Daily Painting Practice: How to Pick Subjects

Daily Painting Practice: How to Pick Subjects

Daily Painting Practice: How to Pick Subjects

by Mary Gilkerson

Don’t let picking out a subject slow you down. Paint what’s around you, what you know.

When you paint things you know your connection to them, your passion, will come through. Even if they’re relatively banal subjects.

1-Two main sources for subjects:

  • Direct observation of things in front of you
  • Photographs (I recommend your own. See above paragraph.)

2-Make a list of your ideas for subjects. Pick several more than you need.

  • List or gather them if from direct observation, ahead of time
  • Put photos in a folder.

3-Simple is better than complex for quick 20-30 minute paintings. Keep It Simple Smarty!

4-Work with related subjects. This will make paint mixing easier.

Still Stuck?? Here are some ways to get un-stuck.

Use your smart phone camera to snap pics of everyday objects in your house or studio on a simple background. Think Wayne Thiebaud.

Use your phone to walk around your home and around your neighborhood. Snap pics of interesting nooks, crannies and out of the way corners.

Use your phone to snap pics along your daily route. Be sure to pull over and snap while parked. Don’t overthink it. Just pull over every five minutes and snap a photo of whatever you find in front of you. No judgements.

Switch subject matter, medium, or painting surface. Try painting your normal subject from a different angle.

 

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How to Get Started with Daily Painting: Tools & Materials

How to Get Started with Daily Painting: Tools & Materials

Daily Painting Practice: Tools & Materials

What are the tools and materials to make it easy to get started with a daily painting practice?

In today’s video I’ll go over the basics that will let you dive right into a daily painting practice.

Here’s a quick summary:

Work small so that the day’s painting doesn’t feel too precious. Use small panels (Ampersand Gessoboards) or canvases, around 5 x 7″ or 6 x 8”. Can substitute Arches Oil Paper to cut custom sizes if you’d like. Ampersand Gessoboards taped to slightly larger foam core boards make it easy to paint all the way to the edges.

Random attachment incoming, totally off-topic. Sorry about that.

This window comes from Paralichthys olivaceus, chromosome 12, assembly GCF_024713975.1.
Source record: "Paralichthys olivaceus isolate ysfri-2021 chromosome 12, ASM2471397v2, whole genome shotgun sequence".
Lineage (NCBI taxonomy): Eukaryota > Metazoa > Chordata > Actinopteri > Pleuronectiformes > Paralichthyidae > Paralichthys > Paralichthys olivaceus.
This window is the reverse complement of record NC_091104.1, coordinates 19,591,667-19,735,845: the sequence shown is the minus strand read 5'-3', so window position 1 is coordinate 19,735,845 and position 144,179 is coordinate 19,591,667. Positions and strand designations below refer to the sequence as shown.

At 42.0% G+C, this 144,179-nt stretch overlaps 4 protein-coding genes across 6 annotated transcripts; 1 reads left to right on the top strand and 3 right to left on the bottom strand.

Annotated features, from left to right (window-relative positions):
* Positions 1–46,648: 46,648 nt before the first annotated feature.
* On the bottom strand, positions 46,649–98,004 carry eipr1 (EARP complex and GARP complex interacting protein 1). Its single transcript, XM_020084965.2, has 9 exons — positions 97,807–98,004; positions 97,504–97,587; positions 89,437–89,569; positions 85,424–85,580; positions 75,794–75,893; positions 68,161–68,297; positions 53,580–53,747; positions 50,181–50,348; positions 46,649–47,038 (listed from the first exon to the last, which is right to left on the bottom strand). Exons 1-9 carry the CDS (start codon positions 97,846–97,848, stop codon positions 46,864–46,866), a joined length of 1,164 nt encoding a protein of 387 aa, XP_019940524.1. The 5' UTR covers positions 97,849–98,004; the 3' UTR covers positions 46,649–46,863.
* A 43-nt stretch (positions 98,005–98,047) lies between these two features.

Use larger brushes or painting knives so that you’ll stay loose and keep your shapes more simple. A bonus to using knives is they make cleanup a breeze. Wipe off and you’re good to go.

Use a double primary palette with a handful of convenience colors and mix your paint before you start painting. Painting similar subjects means you’ll be using similar colors. A Masterson Box or similar covered container will keep your paint from drying out. Put a cotton ball with 3 drops of clove oil in the center to help the paint stay moist

A slightly smaller piece of plexiglass makes a great palette that can be dropped into the Masterson Box until needed the next day.

Remember, consistency over quantity. 20-30 minutes a day can make a huge difference.

I went over the benefits of starting a daily painting practice in this video, but one of the main rewards is painting faster with more ease.

 

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Daily Painting: Why Start A Practice

Daily Painting: Why Start A Practice

Daily Painting: Why Start A Practice

The ART + WORK + LIVING 5 Day Painting Challenge

What are some of the reasons you should think about starting a daily painting practice? Pull up a chair and watch the video to find out how painting daily can impact these three things:

  • How productivity can come from small blocks of time
  • How painting regularly creates flow: freely & loosely
  • How unique style happens effortlessly

I ask people joining my email list and facebook group what their biggest issues are with painting.

So many have said that time is it. Making time to paint when they’re overwhelmed by an already full schedule.

Others have said painting more loosely, loosening up so they don’t feel trapped in the details.

And finally, the last big group said developing their own style. What’s the magic bullet for getting your own style of painting?

The answer to all three lies in a relatively simple practice – painting every day.

Before you tell me you just don’t have time, let me point out a couple of things.

Consistency over quantity. Consistency matters. Doing a small painting daily is better for your growth than 5 big paintings a month.

20-30 minutes a day can make a huge difference.

The rewards:

  1. Your work improves.
  2. You stay motivated because ideas flow easily.
  3. Small daily steps move you closer to your goals.
  4. Muscle memory takes over and the difficult things become easier.
  5. You paint faster with more ease.
  6. You paint more intuitively and responsively rather than consciously.
  7. Your own personal style will develop without your even having to thing about it.

 

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